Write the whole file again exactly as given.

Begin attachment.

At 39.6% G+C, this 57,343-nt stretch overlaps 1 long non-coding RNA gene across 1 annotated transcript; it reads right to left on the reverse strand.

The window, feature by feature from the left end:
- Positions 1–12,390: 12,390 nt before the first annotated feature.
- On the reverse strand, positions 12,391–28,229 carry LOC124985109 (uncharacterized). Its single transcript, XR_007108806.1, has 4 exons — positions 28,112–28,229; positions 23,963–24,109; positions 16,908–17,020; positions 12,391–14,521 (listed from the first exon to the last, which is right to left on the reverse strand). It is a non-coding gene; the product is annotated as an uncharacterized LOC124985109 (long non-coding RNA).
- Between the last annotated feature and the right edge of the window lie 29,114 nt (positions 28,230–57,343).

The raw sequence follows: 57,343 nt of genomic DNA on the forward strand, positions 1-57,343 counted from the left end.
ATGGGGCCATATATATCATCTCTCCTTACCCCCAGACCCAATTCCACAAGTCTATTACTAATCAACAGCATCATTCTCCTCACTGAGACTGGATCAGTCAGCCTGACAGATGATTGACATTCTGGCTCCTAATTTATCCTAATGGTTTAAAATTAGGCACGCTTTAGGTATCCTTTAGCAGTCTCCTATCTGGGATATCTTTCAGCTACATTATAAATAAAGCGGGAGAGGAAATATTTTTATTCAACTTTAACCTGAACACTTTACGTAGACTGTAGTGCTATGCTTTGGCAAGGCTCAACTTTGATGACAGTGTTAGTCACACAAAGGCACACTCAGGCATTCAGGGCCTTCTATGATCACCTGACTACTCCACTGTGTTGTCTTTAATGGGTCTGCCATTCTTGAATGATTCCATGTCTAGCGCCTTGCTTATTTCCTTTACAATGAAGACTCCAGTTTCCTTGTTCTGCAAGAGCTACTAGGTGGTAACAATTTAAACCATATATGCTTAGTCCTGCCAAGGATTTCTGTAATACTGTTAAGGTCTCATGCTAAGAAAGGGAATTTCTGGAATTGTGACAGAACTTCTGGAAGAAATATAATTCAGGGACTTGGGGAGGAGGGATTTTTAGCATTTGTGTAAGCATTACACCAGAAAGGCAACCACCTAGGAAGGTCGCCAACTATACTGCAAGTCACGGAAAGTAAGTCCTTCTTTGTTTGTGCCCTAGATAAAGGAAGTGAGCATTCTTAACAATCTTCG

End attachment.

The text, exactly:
At 39.6% G+C, this 57,343-nt stretch overlaps 1 long non-coding RNA gene across 1 annotated transcript; it reads right to left on the reverse strand.

The window, feature by feature from the left end:
- Positions 1–12,390: 12,390 nt before the first annotated feature.
- On the reverse strand, positions 12,391–28,229 carry LOC124985109 (uncharacterized). Its single transcript, XR_007108806.1, has 4 exons — positions 28,112–28,229; positions 23,963–24,109; positions 16,908–17,020; positions 12,391–14,521 (listed from the first exon to the last, which is right to left on the reverse strand). It is a non-coding gene; the product is annotated as an uncharacterized LOC124985109 (long non-coding RNA).
- Between the last annotated feature and the right edge of the window lie 29,114 nt (positions 28,230–57,343).

The raw sequence follows: 57,343 nt of genomic DNA on the forward strand, positions 1-57,343 counted from the left end.
ATGGGGCCATATATATCATCTCTCCTTACCCCCAGACCCAATTCCACAAGTCTATTACTAATCAACAGCATCATTCTCCTCACTGAGACTGGATCAGTCAGCCTGACAGATGATTGACATTCTGGCTCCTAATTTATCCTAATGGTTTAAAATTAGGCACGCTTTAGGTATCCTTTAGCAGTCTCCTATCTGGGATATCTTTCAGCTACATTATAAATAAAGCGGGAGAGGAAATATTTTTATTCAACTTTAACCTGAACACTTTACGTAGACTGTAGTGCTATGCTTTGGCAAGGCTCAACTTTGATGACAGTGTTAGTCACACAAAGGCACACTCAGGCATTCAGGGCCTTCTATGATCACCTGACTACTCCACTGTGTTGTCTTTAATGGGTCTGCCATTCTTGAATGATTCCATGTCTAGCGCCTTGCTTATTTCCTTTACAATGAAGACTCCAGTTTCCTTGTTCTGCAAGAGCTACTAGGTGGTAACAATTTAAACCATATATGCTTAGTCCTGCCAAGGATTTCTGTAATACTGTTAAGGTCTCATGCTAAGAAAGGGAATTTCTGGAATTGTGACAGAACTTCTGGAAGAAATATAATTCAGGGACTTGGGGAGGAGGGATTTTTAGCATTTGTGTAAGCATTACACCAGAAAGGCAACCACCTAGGAAGGTCGCCAACTATACTGCAAGTCACGGAAAGTAAGTCCTTCTTTGTTTGTGCCCTAGATAAAGGAAGTGAGCATTCTTAACAATCTTCG